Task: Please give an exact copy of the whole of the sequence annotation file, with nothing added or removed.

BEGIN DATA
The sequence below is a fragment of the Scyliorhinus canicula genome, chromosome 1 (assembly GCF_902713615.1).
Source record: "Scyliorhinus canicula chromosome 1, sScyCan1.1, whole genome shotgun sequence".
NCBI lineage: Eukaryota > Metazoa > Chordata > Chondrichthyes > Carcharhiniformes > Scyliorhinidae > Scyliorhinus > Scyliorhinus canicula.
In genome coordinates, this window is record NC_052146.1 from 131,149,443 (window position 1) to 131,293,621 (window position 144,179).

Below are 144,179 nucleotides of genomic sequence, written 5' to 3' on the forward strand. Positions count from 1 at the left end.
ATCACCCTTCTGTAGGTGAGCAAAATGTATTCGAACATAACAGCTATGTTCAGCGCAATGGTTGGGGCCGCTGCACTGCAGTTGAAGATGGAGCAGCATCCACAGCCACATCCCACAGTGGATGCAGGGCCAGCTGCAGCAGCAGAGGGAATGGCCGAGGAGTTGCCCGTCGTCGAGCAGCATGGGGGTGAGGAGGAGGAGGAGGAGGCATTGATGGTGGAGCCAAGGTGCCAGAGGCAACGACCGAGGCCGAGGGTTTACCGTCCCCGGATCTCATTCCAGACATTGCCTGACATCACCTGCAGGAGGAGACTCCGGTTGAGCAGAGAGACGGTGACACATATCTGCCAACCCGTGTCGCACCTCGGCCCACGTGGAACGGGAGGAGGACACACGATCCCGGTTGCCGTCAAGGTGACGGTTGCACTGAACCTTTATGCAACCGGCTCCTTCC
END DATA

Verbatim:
The sequence below is a fragment of the Scyliorhinus canicula genome, chromosome 1 (assembly GCF_902713615.1).
Source record: "Scyliorhinus canicula chromosome 1, sScyCan1.1, whole genome shotgun sequence".
NCBI lineage: Eukaryota > Metazoa > Chordata > Chondrichthyes > Carcharhiniformes > Scyliorhinidae > Scyliorhinus > Scyliorhinus canicula.
In genome coordinates, this window is record NC_052146.1 from 131,149,443 (window position 1) to 131,293,621 (window position 144,179).

Below are 144,179 nucleotides of genomic sequence, written 5' to 3' on the forward strand. Positions count from 1 at the left end.
ATCACCCTTCTGTAGGTGAGCAAAATGTATTCGAACATAACAGCTATGTTCAGCGCAATGGTTGGGGCCGCTGCACTGCAGTTGAAGATGGAGCAGCATCCACAGCCACATCCCACAGTGGATGCAGGGCCAGCTGCAGCAGCAGAGGGAATGGCCGAGGAGTTGCCCGTCGTCGAGCAGCATGGGGGTGAGGAGGAGGAGGAGGAGGCATTGATGGTGGAGCCAAGGTGCCAGAGGCAACGACCGAGGCCGAGGGTTTACCGTCCCCGGATCTCATTCCAGACATTGCCTGACATCACCTGCAGGAGGAGACTCCGGTTGAGCAGAGAGACGGTGACACATATCTGCCAACCCGTGTCGCACCTCGGCCCACGTGGAACGGGAGGAGGACACACGATCCCGGTTGCCGTCAAGGTGACGGTTGCACTGAACCTTTATGCAACCGGCTCCTTCC